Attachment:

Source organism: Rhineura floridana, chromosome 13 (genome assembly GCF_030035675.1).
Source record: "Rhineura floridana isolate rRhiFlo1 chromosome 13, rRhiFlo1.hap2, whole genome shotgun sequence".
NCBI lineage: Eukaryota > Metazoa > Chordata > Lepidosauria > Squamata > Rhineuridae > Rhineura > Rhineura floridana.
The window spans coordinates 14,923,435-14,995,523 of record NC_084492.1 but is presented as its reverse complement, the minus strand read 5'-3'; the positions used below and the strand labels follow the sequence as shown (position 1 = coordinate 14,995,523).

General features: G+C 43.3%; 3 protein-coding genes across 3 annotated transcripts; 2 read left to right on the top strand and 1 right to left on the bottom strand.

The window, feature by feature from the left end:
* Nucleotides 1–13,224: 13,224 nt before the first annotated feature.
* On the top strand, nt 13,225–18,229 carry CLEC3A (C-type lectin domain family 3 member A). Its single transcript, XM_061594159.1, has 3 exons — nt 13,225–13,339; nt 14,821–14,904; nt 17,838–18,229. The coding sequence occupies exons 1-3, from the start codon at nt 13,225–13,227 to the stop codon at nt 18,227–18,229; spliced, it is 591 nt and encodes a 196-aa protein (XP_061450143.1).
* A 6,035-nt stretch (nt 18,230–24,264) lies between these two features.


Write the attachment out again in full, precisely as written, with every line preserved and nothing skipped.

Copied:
Source organism: Rhineura floridana, chromosome 13 (genome assembly GCF_030035675.1).
Source record: "Rhineura floridana isolate rRhiFlo1 chromosome 13, rRhiFlo1.hap2, whole genome shotgun sequence".
NCBI lineage: Eukaryota > Metazoa > Chordata > Lepidosauria > Squamata > Rhineuridae > Rhineura > Rhineura floridana.
The window spans coordinates 14,923,435-14,995,523 of record NC_084492.1 but is presented as its reverse complement, the minus strand read 5'-3'; the positions used below and the strand labels follow the sequence as shown (position 1 = coordinate 14,995,523).

General features: G+C 43.3%; 3 protein-coding genes across 3 annotated transcripts; 2 read left to right on the top strand and 1 right to left on the bottom strand.

The window, feature by feature from the left end:
* Nucleotides 1–13,224: 13,224 nt before the first annotated feature.
* On the top strand, nt 13,225–18,229 carry CLEC3A (C-type lectin domain family 3 member A). Its single transcript, XM_061594159.1, has 3 exons — nt 13,225–13,339; nt 14,821–14,904; nt 17,838–18,229. The coding sequence occupies exons 1-3, from the start codon at nt 13,225–13,227 to the stop codon at nt 18,227–18,229; spliced, it is 591 nt and encodes a 196-aa protein (XP_061450143.1).
* A 6,035-nt stretch (nt 18,230–24,264) lies between these two features.